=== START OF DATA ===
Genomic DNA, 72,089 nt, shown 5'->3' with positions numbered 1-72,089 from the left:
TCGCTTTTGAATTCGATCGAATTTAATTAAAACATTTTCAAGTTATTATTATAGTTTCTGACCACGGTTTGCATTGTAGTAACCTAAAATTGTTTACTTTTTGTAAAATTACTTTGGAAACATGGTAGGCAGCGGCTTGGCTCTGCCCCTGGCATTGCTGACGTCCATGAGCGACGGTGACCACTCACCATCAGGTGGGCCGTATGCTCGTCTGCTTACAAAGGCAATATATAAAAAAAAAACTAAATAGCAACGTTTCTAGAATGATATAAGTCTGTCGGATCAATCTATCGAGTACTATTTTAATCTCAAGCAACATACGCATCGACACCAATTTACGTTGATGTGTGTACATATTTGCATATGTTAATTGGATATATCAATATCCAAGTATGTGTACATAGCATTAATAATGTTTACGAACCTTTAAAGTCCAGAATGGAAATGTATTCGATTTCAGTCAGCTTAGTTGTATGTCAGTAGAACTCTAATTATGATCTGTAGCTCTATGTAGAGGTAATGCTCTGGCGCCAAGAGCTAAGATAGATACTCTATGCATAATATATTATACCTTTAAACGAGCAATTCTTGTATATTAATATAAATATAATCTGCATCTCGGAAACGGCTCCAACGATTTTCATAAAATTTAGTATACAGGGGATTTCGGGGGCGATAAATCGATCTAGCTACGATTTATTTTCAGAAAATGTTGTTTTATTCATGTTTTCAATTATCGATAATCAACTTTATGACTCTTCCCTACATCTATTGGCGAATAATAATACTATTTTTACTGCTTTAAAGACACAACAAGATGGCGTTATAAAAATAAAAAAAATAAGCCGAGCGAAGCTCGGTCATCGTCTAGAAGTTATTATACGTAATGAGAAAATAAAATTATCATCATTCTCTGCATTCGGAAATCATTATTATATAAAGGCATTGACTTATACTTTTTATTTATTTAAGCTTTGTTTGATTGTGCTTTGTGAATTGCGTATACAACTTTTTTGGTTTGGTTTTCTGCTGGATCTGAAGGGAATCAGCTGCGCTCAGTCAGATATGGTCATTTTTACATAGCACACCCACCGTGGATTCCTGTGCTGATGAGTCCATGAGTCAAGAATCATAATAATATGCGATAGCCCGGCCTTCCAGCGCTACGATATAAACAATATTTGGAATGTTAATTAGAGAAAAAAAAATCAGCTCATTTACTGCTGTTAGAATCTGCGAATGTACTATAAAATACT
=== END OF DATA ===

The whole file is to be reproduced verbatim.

Genomic DNA, 72,089 nt, shown 5'->3' with positions numbered 1-72,089 from the left:
TCGCTTTTGAATTCGATCGAATTTAATTAAAACATTTTCAAGTTATTATTATAGTTTCTGACCACGGTTTGCATTGTAGTAACCTAAAATTGTTTACTTTTTGTAAAATTACTTTGGAAACATGGTAGGCAGCGGCTTGGCTCTGCCCCTGGCATTGCTGACGTCCATGAGCGACGGTGACCACTCACCATCAGGTGGGCCGTATGCTCGTCTGCTTACAAAGGCAATATATAAAAAAAAAACTAAATAGCAACGTTTCTAGAATGATATAAGTCTGTCGGATCAATCTATCGAGTACTATTTTAATCTCAAGCAACATACGCATCGACACCAATTTACGTTGATGTGTGTACATATTTGCATATGTTAATTGGATATATCAATATCCAAGTATGTGTACATAGCATTAATAATGTTTACGAACCTTTAAAGTCCAGAATGGAAATGTATTCGATTTCAGTCAGCTTAGTTGTATGTCAGTAGAACTCTAATTATGATCTGTAGCTCTATGTAGAGGTAATGCTCTGGCGCCAAGAGCTAAGATAGATACTCTATGCATAATATATTATACCTTTAAACGAGCAATTCTTGTATATTAATATAAATATAATCTGCATCTCGGAAACGGCTCCAACGATTTTCATAAAATTTAGTATACAGGGGATTTCGGGGGCGATAAATCGATCTAGCTACGATTTATTTTCAGAAAATGTTGTTTTATTCATGTTTTCAATTATCGATAATCAACTTTATGACTCTTCCCTACATCTATTGGCGAATAATAATACTATTTTTACTGCTTTAAAGACACAACAAGATGGCGTTATAAAAATAAAAAAAATAAGCCGAGCGAAGCTCGGTCATCGTCTAGAAGTTATTATACGTAATGAGAAAATAAAATTATCATCATTCTCTGCATTCGGAAATCATTATTATATAAAGGCATTGACTTATACTTTTTATTTATTTAAGCTTTGTTTGATTGTGCTTTGTGAATTGCGTATACAACTTTTTTGGTTTGGTTTTCTGCTGGATCTGAAGGGAATCAGCTGCGCTCAGTCAGATATGGTCATTTTTACATAGCACACCCACCGTGGATTCCTGTGCTGATGAGTCCATGAGTCAAGAATCATAATAATATGCGATAGCCCGGCCTTCCAGCGCTACGATATAAACAATATTTGGAATGTTAATTAGAGAAAAAAAAATCAGCTCATTTACTGCTGTTAGAATCTGCGAATGTACTATAAAATACT